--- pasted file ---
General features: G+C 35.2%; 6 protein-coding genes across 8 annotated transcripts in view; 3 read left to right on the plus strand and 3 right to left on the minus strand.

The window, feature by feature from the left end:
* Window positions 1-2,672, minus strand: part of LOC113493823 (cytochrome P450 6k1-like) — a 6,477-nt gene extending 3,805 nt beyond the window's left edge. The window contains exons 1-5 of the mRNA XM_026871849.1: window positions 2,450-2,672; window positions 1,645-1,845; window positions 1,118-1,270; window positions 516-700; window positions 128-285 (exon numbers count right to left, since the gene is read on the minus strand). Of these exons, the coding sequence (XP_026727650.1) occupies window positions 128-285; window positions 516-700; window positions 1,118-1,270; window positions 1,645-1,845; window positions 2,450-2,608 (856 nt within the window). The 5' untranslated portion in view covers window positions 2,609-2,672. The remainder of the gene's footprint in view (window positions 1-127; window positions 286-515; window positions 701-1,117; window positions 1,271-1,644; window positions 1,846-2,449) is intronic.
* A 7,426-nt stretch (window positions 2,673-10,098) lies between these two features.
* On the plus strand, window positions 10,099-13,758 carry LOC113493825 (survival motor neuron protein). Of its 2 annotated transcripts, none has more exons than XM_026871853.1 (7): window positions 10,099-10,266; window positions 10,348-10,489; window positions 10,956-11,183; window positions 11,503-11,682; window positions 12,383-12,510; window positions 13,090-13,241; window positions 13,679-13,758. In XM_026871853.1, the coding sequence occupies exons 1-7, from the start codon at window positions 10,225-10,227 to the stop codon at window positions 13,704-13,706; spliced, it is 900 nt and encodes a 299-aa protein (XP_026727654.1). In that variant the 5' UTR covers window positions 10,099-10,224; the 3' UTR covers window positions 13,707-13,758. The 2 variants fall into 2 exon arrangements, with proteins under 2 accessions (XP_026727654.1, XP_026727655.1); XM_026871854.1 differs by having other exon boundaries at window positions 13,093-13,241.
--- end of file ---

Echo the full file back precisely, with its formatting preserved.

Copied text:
General features: G+C 35.2%; 6 protein-coding genes across 8 annotated transcripts in view; 3 read left to right on the plus strand and 3 right to left on the minus strand.

The window, feature by feature from the left end:
* Window positions 1-2,672, minus strand: part of LOC113493823 (cytochrome P450 6k1-like) — a 6,477-nt gene extending 3,805 nt beyond the window's left edge. The window contains exons 1-5 of the mRNA XM_026871849.1: window positions 2,450-2,672; window positions 1,645-1,845; window positions 1,118-1,270; window positions 516-700; window positions 128-285 (exon numbers count right to left, since the gene is read on the minus strand). Of these exons, the coding sequence (XP_026727650.1) occupies window positions 128-285; window positions 516-700; window positions 1,118-1,270; window positions 1,645-1,845; window positions 2,450-2,608 (856 nt within the window). The 5' untranslated portion in view covers window positions 2,609-2,672. The remainder of the gene's footprint in view (window positions 1-127; window positions 286-515; window positions 701-1,117; window positions 1,271-1,644; window positions 1,846-2,449) is intronic.
* A 7,426-nt stretch (window positions 2,673-10,098) lies between these two features.
* On the plus strand, window positions 10,099-13,758 carry LOC113493825 (survival motor neuron protein). Of its 2 annotated transcripts, none has more exons than XM_026871853.1 (7): window positions 10,099-10,266; window positions 10,348-10,489; window positions 10,956-11,183; window positions 11,503-11,682; window positions 12,383-12,510; window positions 13,090-13,241; window positions 13,679-13,758. In XM_026871853.1, the coding sequence occupies exons 1-7, from the start codon at window positions 10,225-10,227 to the stop codon at window positions 13,704-13,706; spliced, it is 900 nt and encodes a 299-aa protein (XP_026727654.1). In that variant the 5' UTR covers window positions 10,099-10,224; the 3' UTR covers window positions 13,707-13,758. The 2 variants fall into 2 exon arrangements, with proteins under 2 accessions (XP_026727654.1, XP_026727655.1); XM_026871854.1 differs by having other exon boundaries at window positions 13,093-13,241.